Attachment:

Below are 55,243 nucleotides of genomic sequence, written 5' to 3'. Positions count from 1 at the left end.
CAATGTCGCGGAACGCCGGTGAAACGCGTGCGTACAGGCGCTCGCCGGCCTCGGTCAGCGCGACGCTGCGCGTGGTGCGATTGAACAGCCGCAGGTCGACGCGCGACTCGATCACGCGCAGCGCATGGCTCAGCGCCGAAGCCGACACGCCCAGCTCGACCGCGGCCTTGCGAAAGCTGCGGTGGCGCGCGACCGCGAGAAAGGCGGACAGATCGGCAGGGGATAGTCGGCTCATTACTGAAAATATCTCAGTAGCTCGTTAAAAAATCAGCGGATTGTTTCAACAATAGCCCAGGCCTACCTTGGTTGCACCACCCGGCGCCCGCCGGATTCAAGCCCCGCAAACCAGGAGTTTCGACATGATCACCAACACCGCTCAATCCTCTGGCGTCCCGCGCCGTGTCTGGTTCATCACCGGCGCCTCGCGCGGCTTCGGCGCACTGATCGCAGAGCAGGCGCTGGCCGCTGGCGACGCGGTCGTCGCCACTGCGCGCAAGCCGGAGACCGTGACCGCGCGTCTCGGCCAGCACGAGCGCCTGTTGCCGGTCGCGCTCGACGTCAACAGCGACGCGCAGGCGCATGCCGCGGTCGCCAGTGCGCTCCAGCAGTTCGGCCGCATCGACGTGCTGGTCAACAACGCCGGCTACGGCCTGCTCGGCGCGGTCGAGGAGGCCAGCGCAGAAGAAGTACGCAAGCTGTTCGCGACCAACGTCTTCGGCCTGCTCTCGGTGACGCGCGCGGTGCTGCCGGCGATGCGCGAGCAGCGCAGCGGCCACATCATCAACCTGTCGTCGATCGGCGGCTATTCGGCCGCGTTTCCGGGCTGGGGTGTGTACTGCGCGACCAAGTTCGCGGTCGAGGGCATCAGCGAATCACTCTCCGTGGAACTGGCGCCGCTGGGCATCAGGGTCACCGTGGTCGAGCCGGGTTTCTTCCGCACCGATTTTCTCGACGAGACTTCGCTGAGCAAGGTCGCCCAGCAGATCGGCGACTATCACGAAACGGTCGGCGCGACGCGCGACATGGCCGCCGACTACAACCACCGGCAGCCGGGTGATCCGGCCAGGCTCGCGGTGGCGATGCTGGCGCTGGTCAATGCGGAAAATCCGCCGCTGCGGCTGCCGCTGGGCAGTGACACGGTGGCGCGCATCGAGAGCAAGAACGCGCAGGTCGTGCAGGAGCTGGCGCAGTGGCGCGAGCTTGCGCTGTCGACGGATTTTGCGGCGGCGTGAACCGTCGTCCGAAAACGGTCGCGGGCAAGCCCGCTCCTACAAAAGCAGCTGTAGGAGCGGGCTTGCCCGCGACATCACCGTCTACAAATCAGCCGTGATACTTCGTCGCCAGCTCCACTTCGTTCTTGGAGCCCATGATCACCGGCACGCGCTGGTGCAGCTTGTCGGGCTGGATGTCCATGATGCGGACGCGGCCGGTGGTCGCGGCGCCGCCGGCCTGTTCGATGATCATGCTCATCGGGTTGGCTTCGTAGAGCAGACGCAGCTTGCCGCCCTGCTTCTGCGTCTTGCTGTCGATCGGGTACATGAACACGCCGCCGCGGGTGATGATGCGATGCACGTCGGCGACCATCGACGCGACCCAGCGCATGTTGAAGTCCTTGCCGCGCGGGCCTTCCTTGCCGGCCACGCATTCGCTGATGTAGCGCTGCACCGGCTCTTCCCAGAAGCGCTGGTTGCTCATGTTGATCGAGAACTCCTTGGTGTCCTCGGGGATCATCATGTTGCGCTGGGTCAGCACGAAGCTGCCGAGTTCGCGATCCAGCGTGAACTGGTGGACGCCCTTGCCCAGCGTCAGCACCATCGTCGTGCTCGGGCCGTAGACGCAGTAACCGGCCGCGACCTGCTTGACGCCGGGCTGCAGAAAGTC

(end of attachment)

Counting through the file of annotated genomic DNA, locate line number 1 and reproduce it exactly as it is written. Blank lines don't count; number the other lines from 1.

Below are 55,243 nucleotides of genomic sequence, written 5' to 3'. Positions count from 1 at the left end.